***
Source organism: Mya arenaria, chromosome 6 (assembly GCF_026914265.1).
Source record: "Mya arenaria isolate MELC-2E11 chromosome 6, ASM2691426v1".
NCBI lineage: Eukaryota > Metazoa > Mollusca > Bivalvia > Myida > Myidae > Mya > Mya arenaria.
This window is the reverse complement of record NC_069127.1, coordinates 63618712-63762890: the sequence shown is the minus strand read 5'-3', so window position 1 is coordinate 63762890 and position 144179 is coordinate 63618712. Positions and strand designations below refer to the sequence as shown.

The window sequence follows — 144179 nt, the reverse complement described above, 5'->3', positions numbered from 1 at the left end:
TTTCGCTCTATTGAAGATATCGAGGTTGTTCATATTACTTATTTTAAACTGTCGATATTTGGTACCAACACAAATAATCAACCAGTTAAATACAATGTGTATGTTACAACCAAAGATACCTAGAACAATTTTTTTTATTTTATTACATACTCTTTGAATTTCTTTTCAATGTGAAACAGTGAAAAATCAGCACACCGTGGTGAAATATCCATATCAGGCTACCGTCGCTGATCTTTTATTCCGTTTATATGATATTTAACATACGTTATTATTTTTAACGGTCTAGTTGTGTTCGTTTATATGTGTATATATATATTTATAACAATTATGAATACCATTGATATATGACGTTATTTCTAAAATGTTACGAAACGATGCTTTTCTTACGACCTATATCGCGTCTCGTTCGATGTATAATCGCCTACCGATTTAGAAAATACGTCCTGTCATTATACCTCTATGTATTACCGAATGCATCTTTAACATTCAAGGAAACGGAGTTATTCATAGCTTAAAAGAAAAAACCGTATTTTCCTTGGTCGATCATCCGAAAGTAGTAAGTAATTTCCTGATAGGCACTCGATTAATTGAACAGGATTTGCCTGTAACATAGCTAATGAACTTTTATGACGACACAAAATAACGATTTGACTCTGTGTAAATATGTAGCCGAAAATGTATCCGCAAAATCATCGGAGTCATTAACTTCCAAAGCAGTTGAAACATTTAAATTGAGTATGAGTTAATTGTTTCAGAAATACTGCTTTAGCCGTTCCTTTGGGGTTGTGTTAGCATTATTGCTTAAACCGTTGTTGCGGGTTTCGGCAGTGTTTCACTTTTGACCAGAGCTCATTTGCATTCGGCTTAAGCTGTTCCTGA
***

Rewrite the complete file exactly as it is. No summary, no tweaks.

Source organism: Mya arenaria, chromosome 6 (assembly GCF_026914265.1).
Source record: "Mya arenaria isolate MELC-2E11 chromosome 6, ASM2691426v1".
NCBI lineage: Eukaryota > Metazoa > Mollusca > Bivalvia > Myida > Myidae > Mya > Mya arenaria.
This window is the reverse complement of record NC_069127.1, coordinates 63618712-63762890: the sequence shown is the minus strand read 5'-3', so window position 1 is coordinate 63762890 and position 144179 is coordinate 63618712. Positions and strand designations below refer to the sequence as shown.

The window sequence follows — 144179 nt, the reverse complement described above, 5'->3', positions numbered from 1 at the left end:
TTTCGCTCTATTGAAGATATCGAGGTTGTTCATATTACTTATTTTAAACTGTCGATATTTGGTACCAACACAAATAATCAACCAGTTAAATACAATGTGTATGTTACAACCAAAGATACCTAGAACAATTTTTTTTATTTTATTACATACTCTTTGAATTTCTTTTCAATGTGAAACAGTGAAAAATCAGCACACCGTGGTGAAATATCCATATCAGGCTACCGTCGCTGATCTTTTATTCCGTTTATATGATATTTAACATACGTTATTATTTTTAACGGTCTAGTTGTGTTCGTTTATATGTGTATATATATATTTATAACAATTATGAATACCATTGATATATGACGTTATTTCTAAAATGTTACGAAACGATGCTTTTCTTACGACCTATATCGCGTCTCGTTCGATGTATAATCGCCTACCGATTTAGAAAATACGTCCTGTCATTATACCTCTATGTATTACCGAATGCATCTTTAACATTCAAGGAAACGGAGTTATTCATAGCTTAAAAGAAAAAACCGTATTTTCCTTGGTCGATCATCCGAAAGTAGTAAGTAATTTCCTGATAGGCACTCGATTAATTGAACAGGATTTGCCTGTAACATAGCTAATGAACTTTTATGACGACACAAAATAACGATTTGACTCTGTGTAAATATGTAGCCGAAAATGTATCCGCAAAATCATCGGAGTCATTAACTTCCAAAGCAGTTGAAACATTTAAATTGAGTATGAGTTAATTGTTTCAGAAATACTGCTTTAGCCGTTCCTTTGGGGTTGTGTTAGCATTATTGCTTAAACCGTTGTTGCGGGTTTCGGCAGTGTTTCACTTTTGACCAGAGCTCATTTGCATTCGGCTTAAGCTGTTCCTGA